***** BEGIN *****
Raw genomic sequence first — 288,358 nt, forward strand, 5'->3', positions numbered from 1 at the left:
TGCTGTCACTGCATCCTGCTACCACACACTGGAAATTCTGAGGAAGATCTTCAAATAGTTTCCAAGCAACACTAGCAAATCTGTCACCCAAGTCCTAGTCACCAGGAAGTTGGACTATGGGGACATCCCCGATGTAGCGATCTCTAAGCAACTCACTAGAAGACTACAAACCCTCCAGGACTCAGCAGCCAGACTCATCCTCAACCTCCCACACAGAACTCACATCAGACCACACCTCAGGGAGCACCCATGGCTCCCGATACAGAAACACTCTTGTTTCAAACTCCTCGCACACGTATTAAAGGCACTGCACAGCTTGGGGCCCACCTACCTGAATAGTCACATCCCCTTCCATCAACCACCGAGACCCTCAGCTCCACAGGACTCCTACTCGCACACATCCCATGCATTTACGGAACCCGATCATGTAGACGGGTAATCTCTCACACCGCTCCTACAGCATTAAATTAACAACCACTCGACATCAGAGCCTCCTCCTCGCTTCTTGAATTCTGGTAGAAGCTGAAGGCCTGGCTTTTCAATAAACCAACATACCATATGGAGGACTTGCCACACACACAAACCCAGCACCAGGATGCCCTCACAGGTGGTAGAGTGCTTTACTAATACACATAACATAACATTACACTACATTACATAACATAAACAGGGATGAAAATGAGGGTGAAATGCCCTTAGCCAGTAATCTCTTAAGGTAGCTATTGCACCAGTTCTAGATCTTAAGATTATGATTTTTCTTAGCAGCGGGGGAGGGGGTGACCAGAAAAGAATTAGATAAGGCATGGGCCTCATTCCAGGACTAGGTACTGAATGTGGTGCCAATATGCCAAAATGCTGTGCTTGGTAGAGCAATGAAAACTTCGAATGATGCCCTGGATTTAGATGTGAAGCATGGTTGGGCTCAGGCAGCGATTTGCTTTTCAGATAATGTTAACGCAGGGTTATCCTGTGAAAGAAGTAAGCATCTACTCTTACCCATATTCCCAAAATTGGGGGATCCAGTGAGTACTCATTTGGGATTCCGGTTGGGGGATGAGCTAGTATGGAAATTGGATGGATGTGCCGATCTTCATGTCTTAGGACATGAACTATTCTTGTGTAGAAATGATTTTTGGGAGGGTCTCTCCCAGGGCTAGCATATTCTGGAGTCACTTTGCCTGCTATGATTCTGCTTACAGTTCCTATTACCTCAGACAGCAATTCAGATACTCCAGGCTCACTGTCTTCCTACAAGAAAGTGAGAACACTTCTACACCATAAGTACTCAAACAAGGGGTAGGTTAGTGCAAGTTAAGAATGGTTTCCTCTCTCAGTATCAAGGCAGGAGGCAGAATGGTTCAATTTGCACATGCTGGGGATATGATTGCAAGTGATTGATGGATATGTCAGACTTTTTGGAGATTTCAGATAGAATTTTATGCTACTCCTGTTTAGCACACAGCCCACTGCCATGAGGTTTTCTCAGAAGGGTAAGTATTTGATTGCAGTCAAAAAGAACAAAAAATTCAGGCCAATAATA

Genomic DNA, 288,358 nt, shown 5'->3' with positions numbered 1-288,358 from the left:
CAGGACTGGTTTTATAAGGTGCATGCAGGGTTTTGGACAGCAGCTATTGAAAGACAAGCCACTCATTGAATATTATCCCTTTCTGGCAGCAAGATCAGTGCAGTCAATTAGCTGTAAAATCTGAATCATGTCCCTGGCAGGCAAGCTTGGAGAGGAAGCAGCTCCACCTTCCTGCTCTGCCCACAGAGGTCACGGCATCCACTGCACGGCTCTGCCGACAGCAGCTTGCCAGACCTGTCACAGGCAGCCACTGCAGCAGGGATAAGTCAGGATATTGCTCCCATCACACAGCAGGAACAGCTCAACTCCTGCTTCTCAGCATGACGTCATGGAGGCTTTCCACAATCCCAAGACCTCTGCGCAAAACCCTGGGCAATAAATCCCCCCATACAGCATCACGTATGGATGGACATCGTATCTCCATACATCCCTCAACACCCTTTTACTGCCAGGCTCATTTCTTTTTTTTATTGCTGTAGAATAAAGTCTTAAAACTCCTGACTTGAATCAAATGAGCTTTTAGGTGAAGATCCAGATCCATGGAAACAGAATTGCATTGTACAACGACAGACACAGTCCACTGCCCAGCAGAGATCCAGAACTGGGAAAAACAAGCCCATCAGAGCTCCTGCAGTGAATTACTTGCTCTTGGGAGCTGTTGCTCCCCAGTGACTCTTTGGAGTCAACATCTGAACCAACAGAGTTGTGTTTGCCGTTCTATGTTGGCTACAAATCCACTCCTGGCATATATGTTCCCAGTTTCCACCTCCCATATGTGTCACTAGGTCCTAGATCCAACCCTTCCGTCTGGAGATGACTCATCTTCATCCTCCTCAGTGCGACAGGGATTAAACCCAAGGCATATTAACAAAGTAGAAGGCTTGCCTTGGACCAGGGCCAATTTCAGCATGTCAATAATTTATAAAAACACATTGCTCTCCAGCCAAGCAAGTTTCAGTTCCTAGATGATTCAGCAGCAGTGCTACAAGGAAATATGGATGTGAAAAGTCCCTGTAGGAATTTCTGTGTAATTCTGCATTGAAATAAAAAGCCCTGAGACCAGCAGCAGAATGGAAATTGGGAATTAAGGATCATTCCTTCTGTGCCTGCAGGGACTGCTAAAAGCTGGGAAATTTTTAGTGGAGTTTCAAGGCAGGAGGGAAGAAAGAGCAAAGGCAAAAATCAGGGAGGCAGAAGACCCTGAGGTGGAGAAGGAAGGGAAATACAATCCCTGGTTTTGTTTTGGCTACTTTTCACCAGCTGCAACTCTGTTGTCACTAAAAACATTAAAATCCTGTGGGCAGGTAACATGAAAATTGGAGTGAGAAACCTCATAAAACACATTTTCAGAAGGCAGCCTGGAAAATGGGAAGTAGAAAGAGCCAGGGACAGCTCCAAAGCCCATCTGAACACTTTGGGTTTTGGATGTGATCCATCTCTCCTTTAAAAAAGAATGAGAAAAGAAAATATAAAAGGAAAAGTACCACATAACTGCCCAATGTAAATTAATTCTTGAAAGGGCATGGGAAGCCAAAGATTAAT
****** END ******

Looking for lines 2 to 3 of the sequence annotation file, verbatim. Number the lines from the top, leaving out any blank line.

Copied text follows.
TGCTGTCACTGCATCCTGCTACCACACACTGGAAATTCTGAGGAAGATCTTCAAATAGTTTCCAAGCAACACTAGCAAATCTGTCACCCAAGTCCTAGTCACCAGGAAGTTGGACTATGGGGACATCCCCGATGTAGCGATCTCTAAGCAACTCACTAGAAGACTACAAACCCTCCAGGACTCAGCAGCCAGACTCATCCTCAACCTCCCACACAGAACTCACATCAGACCACACCTCAGGGAGCACCCATGGCTCCCGATACAGAAACACTCTTGTTTCAAACTCCTCGCACACGTATTAAAGGCACTGCACAGCTTGGGGCCCACCTACCTGAATAGTCACATCCCCTTCCATCAACCACCGAGACCCTCAGCTCCACAGGACTCCTACTCGCACACATCCCATGCATTTACGGAACCCGATCATGTAGACGGGTAATCTCTCACACCGCTCCTACAGCATTAAATTAACAACCACTCGACATCAGAGCCTCCTCCTCGCTTCTTGAATTCTGGTAGAAGCTGAAGGCCTGGCTTTTCAATAAACCAACATACCATATGGAGGACTTGCCACACACACAAACCCAGCACCAGGATGCCCTCACAGGTGGTAGAGTGCTTTACTAATACACATAACATAACATTACACTACATTACATAACATAAACAGGGATGAAAATGAGGGTGAAATGCCCTTAGCCAGTAATCTCTTAAGGTAGCTATTGCACCAGTTCTAGATCTTAAGATTATGATTTTTCTTAGCAGCGGGGGAGGGGGTGACCAGAAAAGAATTAGATAAGGCATGGGCCTCATTCCAGGACTAGGTACTGAATGTGGTGCCAATATGCCAAAATGCTGTGCTTGGTAGAGCAATGAAAACTTCGAATGATGCCCTGGATTTAGATGTGAAGCATGGTTGGGCTCAGGCAGCGATTTGCTTTTCAGATAATGTTAACGCAGGGTTATCCTGTGAAAGAAGTAAGCATCTACTCTTACCCATATTCCCAAAATTGGGGGATCCAGTGAGTACTCATTTGGGATTCCGGTTGGGGGATGAGCTAGTATGGAAATTGGATGGATGTGCCGATCTTCATGTCTTAGGACATGAACTATTCTTGTGTAGAAATGATTTTTGGGAGGGTCTCTCCCAGGGCTAGCATATTCTGGAGTCACTTTGCCTGCTATGATTCTGCTTACAGTTCCTATTACCTCAGACAGCAATTCAGATACTCCAGGCTCACTGTCTTCCTACAAGAAAGTGAGAACACTTCTACACCATAAGTACTCAAACAAGGGGTAGGTTAGTGCAAGTTAAGAATGGTTTCCTCTCTCAGTATCAAGGCAGGAGGCAGAATGGTTCAATTTGCACATGCTGGGGATATGATTGCAAGTGATTGATGGATATGTCAGACTTTTTGGAGATTTCAGATAGAATTTTATGCTACTCCTGTTTAGCACACAGCCCACTGCCATGAGGTTTTCTCAGAAGGGTAAGTATTTGATTGCAGTCAAAAAGAACAAAAAATTCAGGCCAATAATA

Genomic DNA, 288,358 nt, shown 5'->3' with positions numbered 1-288,358 from the left: